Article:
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Visitors look at the original fossilised femur of a dinosaur displayed on exhibition at the Egidio Feruglio Museum in the Argentina's Patagonian city of Trelew, May 18, 2014. According to the palaeontologists Jose Luis Carballido and Ruben Cuneo, the fossils are that of a sauropod and preliminary tests dates the fossils at some 90 million years old. The scientists said the dinosaur could be 130 feet long and 65 feet tall, and weigh at 85 tons, and it is a previously undiscovered species of titanosaur, an herbivore, which lived during the Late Cretaceous period. REUTERS/Maxi Jonas

Paleontologists in Argentina have uncovered what they call the biggest dinosaur species ever found. They found 150 fossils of a new species of titanosaur that was 20 meters (65 feet) tall and 40 meters (131 feet) long and weighs 170,000 lbs. (77 metric tons).

Team leader José Luis Carballido of Argentina’s Museo Paleontologico Egidio Feruglio says it’s like “two semi-trucks with trailers, one after another, and the weight of 14 elephants combined.”

They don't call it a titanosaur for nothing. He and his team offered this graphic to give you an idea of how big this discovery is (pun intended).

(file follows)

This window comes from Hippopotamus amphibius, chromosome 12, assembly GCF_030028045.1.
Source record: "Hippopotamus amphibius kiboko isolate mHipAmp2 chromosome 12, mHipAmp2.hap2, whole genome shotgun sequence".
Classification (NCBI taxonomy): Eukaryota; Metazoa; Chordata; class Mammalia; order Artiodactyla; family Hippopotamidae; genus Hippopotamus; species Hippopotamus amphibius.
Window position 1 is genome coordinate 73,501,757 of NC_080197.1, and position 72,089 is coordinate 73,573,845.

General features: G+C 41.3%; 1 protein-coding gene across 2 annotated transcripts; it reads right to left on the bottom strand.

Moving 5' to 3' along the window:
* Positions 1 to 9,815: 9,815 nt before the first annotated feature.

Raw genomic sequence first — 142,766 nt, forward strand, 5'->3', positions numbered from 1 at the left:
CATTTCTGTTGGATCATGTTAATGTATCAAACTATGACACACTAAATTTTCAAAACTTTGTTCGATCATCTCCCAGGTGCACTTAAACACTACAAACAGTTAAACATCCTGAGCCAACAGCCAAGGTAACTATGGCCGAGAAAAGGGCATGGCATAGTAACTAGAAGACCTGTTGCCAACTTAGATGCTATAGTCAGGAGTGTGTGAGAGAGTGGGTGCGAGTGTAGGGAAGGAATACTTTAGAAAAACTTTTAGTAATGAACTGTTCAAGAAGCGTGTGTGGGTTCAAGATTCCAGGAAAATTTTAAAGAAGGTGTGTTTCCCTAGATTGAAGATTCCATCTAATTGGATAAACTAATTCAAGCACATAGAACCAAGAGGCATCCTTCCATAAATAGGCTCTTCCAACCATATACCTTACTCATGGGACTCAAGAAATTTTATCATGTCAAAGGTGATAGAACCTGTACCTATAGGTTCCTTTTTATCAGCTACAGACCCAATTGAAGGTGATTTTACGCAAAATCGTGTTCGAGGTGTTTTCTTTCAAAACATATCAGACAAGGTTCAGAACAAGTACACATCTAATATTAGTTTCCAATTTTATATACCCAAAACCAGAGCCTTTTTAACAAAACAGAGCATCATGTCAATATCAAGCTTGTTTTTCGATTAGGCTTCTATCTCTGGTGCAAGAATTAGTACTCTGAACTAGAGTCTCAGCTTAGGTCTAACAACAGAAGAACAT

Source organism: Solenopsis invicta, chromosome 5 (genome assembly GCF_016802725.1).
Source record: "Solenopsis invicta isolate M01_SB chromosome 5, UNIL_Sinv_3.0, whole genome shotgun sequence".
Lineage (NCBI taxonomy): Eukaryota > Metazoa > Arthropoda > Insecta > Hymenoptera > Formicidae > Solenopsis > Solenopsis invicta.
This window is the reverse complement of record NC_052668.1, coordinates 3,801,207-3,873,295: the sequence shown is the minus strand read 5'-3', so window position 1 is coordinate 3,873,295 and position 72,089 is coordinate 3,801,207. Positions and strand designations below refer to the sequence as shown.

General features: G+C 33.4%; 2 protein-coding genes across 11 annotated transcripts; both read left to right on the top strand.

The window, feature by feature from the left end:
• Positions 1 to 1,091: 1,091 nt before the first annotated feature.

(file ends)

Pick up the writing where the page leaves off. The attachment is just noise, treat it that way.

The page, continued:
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The new dinosaur next to a Tyrannotitan, a giraffe and a human. Photo Museo Paleontologico Egidio Feruglio

Here are few more comparisons to give you an idea of just how big these creatures were.

It's head would reach the top of this bridge:

You'd have to bring in the fire department to say hi:

And it weighs a couple more tons than one of these, which you may be familiar with:

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Space Shuttle Endeavour is moved to the California Science Center in Los Angeles October 13, 2012. REUTERS/Lucy Nicholson

In other words, you’d need about 1 million pounds of solid propellant and another half a million gallons of liquid oxygen and hydrogen to put one of these newly discovered dinosaurs into orbit.

If two of these new dinosaurs stood tail to head, they would span a full New York City block. So about 100 of these would go the length of Central Park.

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Central Park Songquan Deng on Flickr

Finally, we can compare it with the gigantic Argentinosaurus, which was also found in Argentina by a rancher. This new dinosaur is estimated to be on average 7 tons heavier than Argentinosaurus.

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